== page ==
Our Fusion Portfolio: “Strong to Quite Strong”

Just ask the DOE.

Midjourney’s interpretation of what a fusion powerplant in a solarpunk industrial park will look like.

Uncle Joe’s debt ceiling deal isn’t the only BFD that came out of D.C. this week. The Department of Energy just announced $46 million in awards to help eight fusion companies build their first power plants. This drives home how quickly fusion is going from sci-fi to steel-in-the-ground. That might come as a surprise to some, but not here in our shop.

We are proud to say that the four eligible fusion companies Lowercarbon has backed were all selected for these grants: Commonwealth, Princeton Stellarators, Xcimer, and Zap. Collectively, they earned 70% of DOE’s funding. Congratulations to them, as well as the other teams that made the cut. It was a historic day for the field.

The titles of government press releases can strike a mundane note, but as you dig into this one it’s clear we’ve just passed a major benchmark in the Biden Administration’s 10-year plan for commercial fusion. An independent panel of experts doled out tens of millions of dollars to companies that are on course to generating the electrons that charge every aspect of our lives. A bipartisan mix of Congress people are taking credit. The Secretary of Energy herself declared commercial fusion is inevitable. More funding and support is a foregone conclusion.

There are no silver (or nickel or lithium or cobalt) bullets when it comes to solving global warming. But give us cheap, around-the-clock, zero-carbon power that isn’t constrained by fuel availability and that would definitely make the job easier. Not to mention the countless other ways that fusion holds the potential to broaden economic opportunity, beefs up national security, and generally brings humanity into better alignment with our host planet. Btw, did we mention that the teams who succeed may become some of the most valuable companies of all time? 

These are some of the reasons why, last year, Lowercarbon raised a $250m fund to back the leading fusion companies around the world. We called it “Q>1” for the ratio representing net energy gain from fusion. No doubt some people were quick to bust our chops and dismissed fusion as a folly. We get it. No one should have illusions about the daunting challenges of commercializing fusion. Yet, as we wrote in our fusion fund announcement last year:

It’s no longer a matter of if this will happen, it’s about when, and when is sooner than you think. The science of fusion is no longer a pipe dream. For many approaches, the physics is (mostly) understood, and the focus is upon building the reactors, scaling up the power banks, and engineering solutions to harness the energy generated. Q>1 has shifted from hope to an inevitability. This milestone, when achieved and published, will dramatically accelerate flows of talent, capital, and attention into the industry.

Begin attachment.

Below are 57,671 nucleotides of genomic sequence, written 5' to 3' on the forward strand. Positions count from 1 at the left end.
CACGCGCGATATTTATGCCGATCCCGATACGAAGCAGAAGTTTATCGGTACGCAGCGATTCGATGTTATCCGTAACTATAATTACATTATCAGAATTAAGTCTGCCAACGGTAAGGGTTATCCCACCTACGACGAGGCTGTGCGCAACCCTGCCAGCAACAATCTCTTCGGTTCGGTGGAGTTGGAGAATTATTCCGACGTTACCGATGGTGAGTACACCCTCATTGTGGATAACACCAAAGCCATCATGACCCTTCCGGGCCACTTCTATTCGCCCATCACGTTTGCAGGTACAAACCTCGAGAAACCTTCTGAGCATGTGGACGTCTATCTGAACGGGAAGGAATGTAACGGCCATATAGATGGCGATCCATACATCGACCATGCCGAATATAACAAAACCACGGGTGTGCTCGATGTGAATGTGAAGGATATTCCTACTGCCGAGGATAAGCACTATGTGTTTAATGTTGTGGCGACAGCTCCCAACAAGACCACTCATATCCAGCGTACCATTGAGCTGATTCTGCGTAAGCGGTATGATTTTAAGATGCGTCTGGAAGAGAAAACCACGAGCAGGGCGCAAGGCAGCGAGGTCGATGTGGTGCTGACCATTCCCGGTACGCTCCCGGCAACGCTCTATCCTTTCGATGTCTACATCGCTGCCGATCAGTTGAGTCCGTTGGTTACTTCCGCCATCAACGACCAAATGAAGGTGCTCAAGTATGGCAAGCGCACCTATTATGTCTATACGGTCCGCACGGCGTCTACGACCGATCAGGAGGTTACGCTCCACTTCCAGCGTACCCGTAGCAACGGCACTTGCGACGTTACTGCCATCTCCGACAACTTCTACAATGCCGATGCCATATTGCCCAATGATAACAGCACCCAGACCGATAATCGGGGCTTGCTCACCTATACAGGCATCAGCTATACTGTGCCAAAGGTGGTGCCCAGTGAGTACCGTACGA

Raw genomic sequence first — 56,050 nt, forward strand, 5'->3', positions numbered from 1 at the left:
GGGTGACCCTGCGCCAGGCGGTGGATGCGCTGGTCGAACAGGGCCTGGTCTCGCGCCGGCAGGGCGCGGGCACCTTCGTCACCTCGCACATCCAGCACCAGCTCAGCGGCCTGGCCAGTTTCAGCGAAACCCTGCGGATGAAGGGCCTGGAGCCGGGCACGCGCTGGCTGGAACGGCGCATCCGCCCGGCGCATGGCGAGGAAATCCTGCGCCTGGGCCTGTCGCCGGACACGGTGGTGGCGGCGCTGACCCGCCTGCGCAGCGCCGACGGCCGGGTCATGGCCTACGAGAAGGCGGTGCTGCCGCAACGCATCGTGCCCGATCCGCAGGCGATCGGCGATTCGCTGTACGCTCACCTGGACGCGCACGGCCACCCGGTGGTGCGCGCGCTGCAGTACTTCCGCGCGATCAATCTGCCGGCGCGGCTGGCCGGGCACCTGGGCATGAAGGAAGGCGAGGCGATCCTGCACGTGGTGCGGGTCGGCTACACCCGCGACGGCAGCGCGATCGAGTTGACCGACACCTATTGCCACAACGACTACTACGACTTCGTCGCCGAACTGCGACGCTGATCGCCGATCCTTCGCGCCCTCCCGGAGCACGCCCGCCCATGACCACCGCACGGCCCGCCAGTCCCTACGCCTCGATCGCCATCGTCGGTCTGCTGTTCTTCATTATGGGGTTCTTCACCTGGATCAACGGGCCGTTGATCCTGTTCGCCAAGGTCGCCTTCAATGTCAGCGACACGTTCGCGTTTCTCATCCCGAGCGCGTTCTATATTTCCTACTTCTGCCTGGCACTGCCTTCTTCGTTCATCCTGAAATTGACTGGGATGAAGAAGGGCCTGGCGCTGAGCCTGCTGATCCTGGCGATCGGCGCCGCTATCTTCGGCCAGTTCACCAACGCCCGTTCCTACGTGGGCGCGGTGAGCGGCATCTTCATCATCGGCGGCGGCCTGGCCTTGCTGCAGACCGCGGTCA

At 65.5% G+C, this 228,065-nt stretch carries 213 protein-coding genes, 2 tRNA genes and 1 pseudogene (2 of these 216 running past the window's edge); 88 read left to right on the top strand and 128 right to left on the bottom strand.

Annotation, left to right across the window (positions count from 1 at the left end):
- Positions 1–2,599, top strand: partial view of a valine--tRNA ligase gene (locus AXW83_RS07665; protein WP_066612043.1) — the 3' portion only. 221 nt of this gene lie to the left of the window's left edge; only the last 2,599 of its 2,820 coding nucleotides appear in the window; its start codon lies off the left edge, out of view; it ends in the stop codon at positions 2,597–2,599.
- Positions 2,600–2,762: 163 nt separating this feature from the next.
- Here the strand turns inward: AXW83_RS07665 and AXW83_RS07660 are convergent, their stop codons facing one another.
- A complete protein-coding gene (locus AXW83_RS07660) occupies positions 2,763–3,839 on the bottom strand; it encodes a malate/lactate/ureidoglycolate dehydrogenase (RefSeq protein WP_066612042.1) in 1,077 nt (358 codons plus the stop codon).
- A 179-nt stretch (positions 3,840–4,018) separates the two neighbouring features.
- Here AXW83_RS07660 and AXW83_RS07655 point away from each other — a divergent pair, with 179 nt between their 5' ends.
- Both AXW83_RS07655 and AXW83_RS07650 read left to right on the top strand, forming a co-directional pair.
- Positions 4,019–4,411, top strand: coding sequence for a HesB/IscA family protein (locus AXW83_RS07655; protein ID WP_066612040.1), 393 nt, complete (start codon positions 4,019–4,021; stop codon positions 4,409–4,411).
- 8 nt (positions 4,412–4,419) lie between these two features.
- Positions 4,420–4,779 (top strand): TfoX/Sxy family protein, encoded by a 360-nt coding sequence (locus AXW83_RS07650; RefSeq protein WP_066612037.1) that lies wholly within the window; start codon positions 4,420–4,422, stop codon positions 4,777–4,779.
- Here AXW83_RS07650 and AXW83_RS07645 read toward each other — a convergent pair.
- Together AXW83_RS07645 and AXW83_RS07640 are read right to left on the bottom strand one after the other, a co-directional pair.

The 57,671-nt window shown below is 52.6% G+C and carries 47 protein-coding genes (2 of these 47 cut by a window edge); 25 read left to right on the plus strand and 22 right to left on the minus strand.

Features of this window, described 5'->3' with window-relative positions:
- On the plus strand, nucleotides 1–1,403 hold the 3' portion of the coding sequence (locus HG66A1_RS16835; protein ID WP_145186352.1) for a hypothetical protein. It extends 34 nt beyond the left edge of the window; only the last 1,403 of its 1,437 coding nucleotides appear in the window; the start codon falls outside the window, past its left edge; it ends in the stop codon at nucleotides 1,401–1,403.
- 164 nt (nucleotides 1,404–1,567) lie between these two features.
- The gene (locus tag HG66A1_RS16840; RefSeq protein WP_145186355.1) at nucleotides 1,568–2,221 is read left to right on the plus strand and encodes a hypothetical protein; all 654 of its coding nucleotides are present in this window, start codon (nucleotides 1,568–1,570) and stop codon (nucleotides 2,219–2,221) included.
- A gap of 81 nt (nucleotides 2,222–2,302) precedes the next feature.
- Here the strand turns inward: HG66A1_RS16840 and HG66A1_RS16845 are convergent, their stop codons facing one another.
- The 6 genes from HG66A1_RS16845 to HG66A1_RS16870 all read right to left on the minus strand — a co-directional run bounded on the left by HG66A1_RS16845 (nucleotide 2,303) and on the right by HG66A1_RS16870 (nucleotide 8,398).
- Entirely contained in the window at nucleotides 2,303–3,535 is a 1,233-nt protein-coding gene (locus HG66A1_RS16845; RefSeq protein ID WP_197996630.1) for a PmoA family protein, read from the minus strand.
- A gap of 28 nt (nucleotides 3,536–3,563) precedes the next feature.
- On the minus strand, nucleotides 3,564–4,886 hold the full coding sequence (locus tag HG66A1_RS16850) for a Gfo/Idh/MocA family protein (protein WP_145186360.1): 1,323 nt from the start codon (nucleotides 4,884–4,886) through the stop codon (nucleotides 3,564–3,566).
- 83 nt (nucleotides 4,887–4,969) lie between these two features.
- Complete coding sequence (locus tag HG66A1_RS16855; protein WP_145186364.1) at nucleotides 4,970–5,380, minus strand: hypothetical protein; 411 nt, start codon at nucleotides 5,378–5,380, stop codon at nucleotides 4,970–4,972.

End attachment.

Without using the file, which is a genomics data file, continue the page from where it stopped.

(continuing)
That was in October. Only a couple months later, the team at NIF announced scientific breakeven, following a laser shot that produced a Q value approaching 1.5 (meaning the fusion reaction generated nearly 50% more energy than it consumed). Is it ok to admit this news left us with some shit-eating grins?

Now, with the DOE launching the Milestone-based Fusion Development Program, major advances in artificial intelligence juicing R&D, and the world’s largest investors jumping into the space, the advantages of a portfolio strategy in fusion are shining through. The DOE itself is taking the same approach, and their strategy happens to share plenty of themes with ours: a balance of tokamaks, stellarators, lasers, and alternative approaches. 

The hurdles facing any individual company are high, but the upside of even just one succeeding is bonkers. So we’re investing in fusion as a sector with the ambition and resources to accelerate the most promising teams. The startups we’ve had the privilege to partner with are pursuing distinct technical pathways, with uncorrelated science risks, varying timelines, and diverse capital needs:

Commonwealth Fusion Systems: Tokamak fusion with plasma-taming magnets.

Perhaps the best-understood approach to fusion is the tokamak, a donut-shaped reactor that confines plasma using large and powerful magnets. And, CFS is the world’s leading tokamak company. Historically, the biggest challenge is that the magnets powerful enough to confine plasma needed to be enormous, such that building a single reactor would set you back tens of billions of dollars. Commonwealth’s core technological breakthrough lies in their high-temperature superconducting (HTS) magnets that pack a lot more punch into a compact size. In 2021, they demonstrated that their magnets are capable of producing a 20 tesla magnetic field, the most powerful man-made magnetic field, ever. Then, earlier this year, CFS broke ground on a reactor that, when completed in 2025, is expected to exceed a fusion energy gain factor of Q=1. From that point, we will still be a few years away from fusion electricity being fed into a utility grid, but we will have line of sight on a multi-hundred-megawatt Commonwealth reactor capable of powering a small American city.